Is PaaS the optimal cloud service model option for security? (Part 1 of 2)

Thursday, December 06, 2012

Rafal Los

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Cloud security is an interesting thing. The three service delivery models (IaaS, PaaS, and SaaS) each have their own levels of consumer vs. provider responsibility for security, with both positives and negatives to each depending on your level of security maturity as an organization (consumer).

Is it possible then, that platform-as-a-service (PaaS) provides the best balance between consumer and provider security responsibility and thus the overall best possible delivered security posture through the combined efforts?   Let's look at how PaaS (platform-as-a-service) can be not only a good balance between provider and consumer responsibility for security, but why it may be the most optimal method for reducing the most risk between the three service delivery models.  

First, in order to understand why PaaS is such a great option, let's understand what PaaS is and what it offers the cloud computing consumer.   The latest version of the Cloud Security Alliance Security Guide (CSA Security Guide version 3.0 linked here) has this to say about the PaaS cloud service delivery approach:

"PaaS is intended to enable developers to build their own applications on top of the platform. As a result, it tends to be more extensible than SaaS, at the expense of customer-ready features. This trade-off extends to security features and capabilities, where the build-in capabilities are less complete, but there is more flexibility to layer on additional security."

In order to understand why security is perhaps best served through a PaaS delivered cloud computing service, we first must understand the subtleties of what the above quoted paragraph means.   To understand why PaaS is such an inviting option, let's start by looking at the other two service models first. SaaS (Software-as-a-Service) gives the consumer virtually zero control over security, with the notable exception of the defined role-based access which needs to fit into the provider's model.

The only chance you have to affect the security of a SaaS service is through the way that you define your customers, their access, and how their accounts are managed and expired - assuming you can make your approach fit with the service provider. In the SaaS model you don't get to tell the provider anything except who your users are, and maybe where they may legitimately come from, and what they're allowed to do. They literally do everything else.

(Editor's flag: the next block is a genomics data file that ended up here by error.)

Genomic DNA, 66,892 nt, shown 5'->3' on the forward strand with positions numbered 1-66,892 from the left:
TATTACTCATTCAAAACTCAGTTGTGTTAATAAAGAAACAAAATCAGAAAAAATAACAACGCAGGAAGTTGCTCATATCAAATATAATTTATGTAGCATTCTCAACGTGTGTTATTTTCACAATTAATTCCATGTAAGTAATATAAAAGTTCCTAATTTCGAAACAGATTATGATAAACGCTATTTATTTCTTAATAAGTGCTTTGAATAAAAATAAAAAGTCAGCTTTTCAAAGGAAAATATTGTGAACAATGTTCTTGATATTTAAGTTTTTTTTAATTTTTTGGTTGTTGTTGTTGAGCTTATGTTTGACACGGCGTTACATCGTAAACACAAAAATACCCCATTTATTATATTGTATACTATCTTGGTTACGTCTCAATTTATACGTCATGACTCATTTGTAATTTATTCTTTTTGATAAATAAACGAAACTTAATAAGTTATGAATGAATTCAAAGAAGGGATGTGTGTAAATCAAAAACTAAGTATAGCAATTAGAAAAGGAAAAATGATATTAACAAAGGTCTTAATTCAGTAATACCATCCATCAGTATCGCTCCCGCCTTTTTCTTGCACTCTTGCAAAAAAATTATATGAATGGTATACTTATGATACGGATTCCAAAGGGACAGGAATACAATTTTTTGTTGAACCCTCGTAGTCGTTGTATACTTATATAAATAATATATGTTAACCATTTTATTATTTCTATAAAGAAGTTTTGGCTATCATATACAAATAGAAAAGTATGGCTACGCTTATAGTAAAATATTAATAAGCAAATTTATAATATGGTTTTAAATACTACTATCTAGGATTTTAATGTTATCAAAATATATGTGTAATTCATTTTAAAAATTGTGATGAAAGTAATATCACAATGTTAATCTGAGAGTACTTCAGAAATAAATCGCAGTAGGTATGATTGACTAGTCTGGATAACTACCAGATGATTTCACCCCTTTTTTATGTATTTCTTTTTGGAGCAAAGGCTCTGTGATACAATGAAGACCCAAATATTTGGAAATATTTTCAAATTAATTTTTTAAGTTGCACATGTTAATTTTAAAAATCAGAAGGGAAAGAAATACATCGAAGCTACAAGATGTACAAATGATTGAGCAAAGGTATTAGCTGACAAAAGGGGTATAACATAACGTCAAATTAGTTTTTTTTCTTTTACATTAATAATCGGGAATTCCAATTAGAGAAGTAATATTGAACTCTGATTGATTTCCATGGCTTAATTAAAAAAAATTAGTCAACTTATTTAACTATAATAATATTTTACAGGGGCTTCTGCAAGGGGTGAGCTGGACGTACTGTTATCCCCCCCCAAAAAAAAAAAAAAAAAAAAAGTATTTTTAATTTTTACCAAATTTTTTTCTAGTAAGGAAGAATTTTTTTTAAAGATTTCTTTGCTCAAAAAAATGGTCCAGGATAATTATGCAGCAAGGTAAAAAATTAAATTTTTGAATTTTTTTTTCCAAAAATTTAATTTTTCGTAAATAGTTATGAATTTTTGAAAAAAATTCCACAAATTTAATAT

The provider determines what measures will be used to defend your data in a shared environment including what the policy is, and the implementation details of that policy. Concept to implementation, the vendor determined what works for them and then extends the same measures to all customers. You may or not be OK with this as a customer.  

So where in SaaS you have virtually no say on security matters, the exact opposite is true in the IaaS service delivery model. The vendor is providing API-based access to your shared, on-demand and metered resources. The vendor may be responsible for providing reliable and vetted administrative engineers and support analysts, and some base-level security at the physical network access level.

The provider is also responsible for the security of the cloud environment on which you host your applications and services up to the hypervisor. Everything above the hypervisor and up in the cloud stack, starting at the operating system, is your responsibility.  

In the IaaS cloud service delivery model the security of your operating system, middleware, and application or service are all your responsibility. Applying OS patches, application server configurations, and software security of your code... all your problem.

It would seem that in the IaaS cloud service delivery model unless you know what you're getting into it may be quite tough to deploy a solid, risk-averse cloud-based application.   Now, PaaS is different than the other two in that it is a compromise between extensibility and built-in security features. Where does the balance exist, and why is it the optimal balance? You'll have to check out part two of this post...  

Cross-posted from Following the White Rabbit

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